Poet, travel writer, novelist and teacher, Linda regaled us with stories about her writing career and shared her views on how, over time, the non-fiction writing world managed to infuse itself with literary phrases and creative narrative to become far more enjoyable. She also offered a few tips and tricks to keep on writing.
Writing what you know
Out of the boiling pot of experience come the words that work
Michael manages as best he can to avoid the tedium of normal life by writing from the heart. A local boy; he grew up in a commercial fishing family, built his home from scratch and writes what he knows.
For more about Michael: The Fisherman's Son, Random House
Jim Azevedo, Marketing Manager Smashwords
Jim regaled us with behind-the-scenes information about Smashwords and showed us a few tricks of the publishing trade. Smashwords has recently revamped its website and added features to help authors get their work published online. It has long championed self/small published authors. We were honored to have Jim show us how best to utilize Smashword's outstanding site.
For more: Smashwords.com
Scott Thomas Anderson
Penning Reality with a Pulse
Scott, an experienced literary journalist and author, discussed the difference between crime fiction and literary journalism and how to craft audacious creative nonfiction.
For more: scottthomasanderson.com
Memoir or Novel? Is there a difference?
Camille spoke about how the techniques of fiction writing are transferrable to essays, memoirs, and nonfiction books of all kinds. She shared with us some techniques which have worked for her during her prolific writing career.
For more: minichino.com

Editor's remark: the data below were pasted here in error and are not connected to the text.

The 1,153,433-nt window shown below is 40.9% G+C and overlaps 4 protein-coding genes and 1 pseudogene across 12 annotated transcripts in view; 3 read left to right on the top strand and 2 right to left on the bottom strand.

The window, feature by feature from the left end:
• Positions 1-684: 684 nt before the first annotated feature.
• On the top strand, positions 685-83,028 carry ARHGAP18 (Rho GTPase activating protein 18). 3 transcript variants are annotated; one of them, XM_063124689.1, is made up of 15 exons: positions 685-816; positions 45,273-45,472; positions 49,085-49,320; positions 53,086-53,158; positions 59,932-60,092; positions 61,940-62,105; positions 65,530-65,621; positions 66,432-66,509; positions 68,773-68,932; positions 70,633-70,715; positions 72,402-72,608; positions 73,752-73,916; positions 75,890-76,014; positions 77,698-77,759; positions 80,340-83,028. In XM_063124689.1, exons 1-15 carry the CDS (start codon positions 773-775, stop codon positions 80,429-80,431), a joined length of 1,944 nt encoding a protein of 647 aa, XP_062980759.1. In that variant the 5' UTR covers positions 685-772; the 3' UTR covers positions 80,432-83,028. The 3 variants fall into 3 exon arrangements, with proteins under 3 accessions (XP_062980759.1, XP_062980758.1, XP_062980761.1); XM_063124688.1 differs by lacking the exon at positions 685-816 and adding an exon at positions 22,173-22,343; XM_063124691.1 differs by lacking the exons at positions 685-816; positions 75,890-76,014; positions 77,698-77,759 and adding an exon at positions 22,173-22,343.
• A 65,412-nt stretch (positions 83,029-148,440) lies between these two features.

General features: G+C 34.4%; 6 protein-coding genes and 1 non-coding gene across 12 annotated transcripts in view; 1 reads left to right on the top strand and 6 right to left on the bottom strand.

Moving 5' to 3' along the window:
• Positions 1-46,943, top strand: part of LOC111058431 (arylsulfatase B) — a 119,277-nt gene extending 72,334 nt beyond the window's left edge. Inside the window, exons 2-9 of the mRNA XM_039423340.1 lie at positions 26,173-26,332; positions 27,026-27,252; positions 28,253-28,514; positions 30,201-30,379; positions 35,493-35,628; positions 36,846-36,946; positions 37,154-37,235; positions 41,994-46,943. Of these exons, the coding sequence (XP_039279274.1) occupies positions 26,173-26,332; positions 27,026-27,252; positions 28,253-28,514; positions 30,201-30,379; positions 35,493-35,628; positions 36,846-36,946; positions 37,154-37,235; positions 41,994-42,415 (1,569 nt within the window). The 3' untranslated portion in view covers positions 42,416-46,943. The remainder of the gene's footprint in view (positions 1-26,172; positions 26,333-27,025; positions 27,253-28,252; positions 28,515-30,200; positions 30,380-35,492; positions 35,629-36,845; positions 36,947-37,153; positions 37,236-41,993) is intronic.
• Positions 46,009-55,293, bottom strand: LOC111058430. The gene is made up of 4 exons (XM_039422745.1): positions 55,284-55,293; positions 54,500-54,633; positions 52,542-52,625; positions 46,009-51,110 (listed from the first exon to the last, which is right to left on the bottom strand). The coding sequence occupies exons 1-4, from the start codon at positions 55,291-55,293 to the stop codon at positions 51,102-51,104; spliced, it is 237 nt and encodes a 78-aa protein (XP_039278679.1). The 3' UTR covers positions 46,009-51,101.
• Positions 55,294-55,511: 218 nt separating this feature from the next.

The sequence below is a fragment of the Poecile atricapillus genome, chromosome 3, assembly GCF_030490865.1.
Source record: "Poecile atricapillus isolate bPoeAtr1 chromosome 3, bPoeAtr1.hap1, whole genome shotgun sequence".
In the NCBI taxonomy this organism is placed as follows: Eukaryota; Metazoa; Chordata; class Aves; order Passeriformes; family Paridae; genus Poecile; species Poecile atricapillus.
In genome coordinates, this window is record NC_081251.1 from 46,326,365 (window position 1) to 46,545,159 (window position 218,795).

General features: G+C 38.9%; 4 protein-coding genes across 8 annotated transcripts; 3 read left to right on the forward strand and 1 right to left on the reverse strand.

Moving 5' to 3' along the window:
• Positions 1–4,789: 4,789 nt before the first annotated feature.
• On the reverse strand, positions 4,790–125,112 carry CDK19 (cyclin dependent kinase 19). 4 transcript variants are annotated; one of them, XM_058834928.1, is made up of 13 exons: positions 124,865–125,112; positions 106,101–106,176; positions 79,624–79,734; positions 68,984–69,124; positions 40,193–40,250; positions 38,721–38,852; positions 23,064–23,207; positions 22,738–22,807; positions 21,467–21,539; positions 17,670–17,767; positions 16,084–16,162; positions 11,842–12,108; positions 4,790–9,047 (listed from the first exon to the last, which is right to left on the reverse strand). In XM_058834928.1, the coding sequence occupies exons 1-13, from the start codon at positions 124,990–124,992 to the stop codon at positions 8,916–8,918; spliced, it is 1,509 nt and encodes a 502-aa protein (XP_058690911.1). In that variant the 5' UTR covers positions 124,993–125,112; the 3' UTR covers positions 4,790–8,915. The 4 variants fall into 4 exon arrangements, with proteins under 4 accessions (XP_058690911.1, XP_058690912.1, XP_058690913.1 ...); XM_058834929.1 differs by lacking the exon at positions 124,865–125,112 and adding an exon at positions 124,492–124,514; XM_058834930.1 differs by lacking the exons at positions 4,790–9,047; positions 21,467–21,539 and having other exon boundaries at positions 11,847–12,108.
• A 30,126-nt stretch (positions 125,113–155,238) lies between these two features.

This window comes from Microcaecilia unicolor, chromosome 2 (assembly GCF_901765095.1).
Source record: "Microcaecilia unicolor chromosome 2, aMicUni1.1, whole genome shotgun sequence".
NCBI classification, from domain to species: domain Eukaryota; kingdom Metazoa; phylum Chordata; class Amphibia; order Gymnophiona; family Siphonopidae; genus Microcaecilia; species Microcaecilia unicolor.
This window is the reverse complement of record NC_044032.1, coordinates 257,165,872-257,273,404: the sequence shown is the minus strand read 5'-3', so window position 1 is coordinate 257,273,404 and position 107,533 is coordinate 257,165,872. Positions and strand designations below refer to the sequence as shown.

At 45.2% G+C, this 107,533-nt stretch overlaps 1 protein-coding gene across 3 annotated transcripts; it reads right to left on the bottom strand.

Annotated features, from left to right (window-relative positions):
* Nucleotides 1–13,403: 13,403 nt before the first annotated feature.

Amazon Marketing Expert
Explained how to get a share of the exploding eBook market.
For more: letswritebooks.net
Author of Exit Laughing
How Humor Takes the Sting out of Death
Noted author and teacher told us about the Acorn Workshop and how to mold a simple idea into an intriguing story.
For more about Victoria: victoriazackheim.com
Getting to Yes, Polish, PItch, Repeat
Meg shared her secrets about getting a manuscript of any sort to print. She included many stories of her own and how she acquired her hard earned, first-hand knowledge of how to get an agent and how to get published.
For more: megwaiteclayton.com
Creating Memorable Characters, for Fiction, Film and TV
For more: davidcorbett.com
Susan Sachs Lipman
Author of Fed up with Frenzy
The Book's Done, But You’re Not:
Marketing and Promotion for Authors
Susan discussed establishing a platform, writing and pitching releases, blogging, social media, interviews, approaching booksellers, and creating events.
For more: slowfamilyonline.com
Simon Wood: Author of Mystery and Suspense Writer
Simon shared with us his technique for building suspense and how to create a unique and genuinely original plot, twist by twist.
For more: simonwood.net
Priscilla Royal: Author of Medieval Mysteries
Priscilla shared with us her methods of research and how she gets the details just right.
For more: priscillaroyal.com
Cara Black: Author of bestselling and award nominated Aimée Leduc Investigation series
Cara discussed research techniques that she uses to produce her mystery novels set in the 1990's in Paris.
For more: carablack.com
Tanya Egan Gibson: Author, Editor, Writing Coach
Tanya discussed how she used her research to not only enrich her scenes, but to inspire the events, dialogue and subplots in her novels.
She taught us some tricks on how to make a world exciting, and and how to use objects belonging to that world to strengthen both plot and characterization.
For more: tanyaegangibson.com
Lynn Stegner, Author and Educator
Peg Alford Pursell Writer, Editor and Educator
Peg spoke about the art of writing Flash Fiction.
Beth Barany; Creative Consultant for Writers
10 Tips to Jumpstart Your Creativity